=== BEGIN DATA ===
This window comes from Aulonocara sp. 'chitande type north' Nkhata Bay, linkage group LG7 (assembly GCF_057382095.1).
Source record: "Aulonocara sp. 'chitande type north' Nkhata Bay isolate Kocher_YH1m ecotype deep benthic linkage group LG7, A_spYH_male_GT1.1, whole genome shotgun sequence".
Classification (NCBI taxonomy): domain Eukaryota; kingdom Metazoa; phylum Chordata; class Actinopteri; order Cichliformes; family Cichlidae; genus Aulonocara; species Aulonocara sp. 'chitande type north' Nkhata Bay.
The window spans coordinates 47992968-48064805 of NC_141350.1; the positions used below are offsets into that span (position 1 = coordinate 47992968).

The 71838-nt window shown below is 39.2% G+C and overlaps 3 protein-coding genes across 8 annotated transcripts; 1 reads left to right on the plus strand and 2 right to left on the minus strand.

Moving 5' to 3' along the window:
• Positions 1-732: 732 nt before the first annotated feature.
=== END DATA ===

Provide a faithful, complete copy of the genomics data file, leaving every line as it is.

This window comes from Aulonocara sp. 'chitande type north' Nkhata Bay, linkage group LG7 (assembly GCF_057382095.1).
Source record: "Aulonocara sp. 'chitande type north' Nkhata Bay isolate Kocher_YH1m ecotype deep benthic linkage group LG7, A_spYH_male_GT1.1, whole genome shotgun sequence".
Classification (NCBI taxonomy): domain Eukaryota; kingdom Metazoa; phylum Chordata; class Actinopteri; order Cichliformes; family Cichlidae; genus Aulonocara; species Aulonocara sp. 'chitande type north' Nkhata Bay.
The window spans coordinates 47992968-48064805 of NC_141350.1; the positions used below are offsets into that span (position 1 = coordinate 47992968).

The 71838-nt window shown below is 39.2% G+C and overlaps 3 protein-coding genes across 8 annotated transcripts; 1 reads left to right on the plus strand and 2 right to left on the minus strand.

Moving 5' to 3' along the window:
• Positions 1-732: 732 nt before the first annotated feature.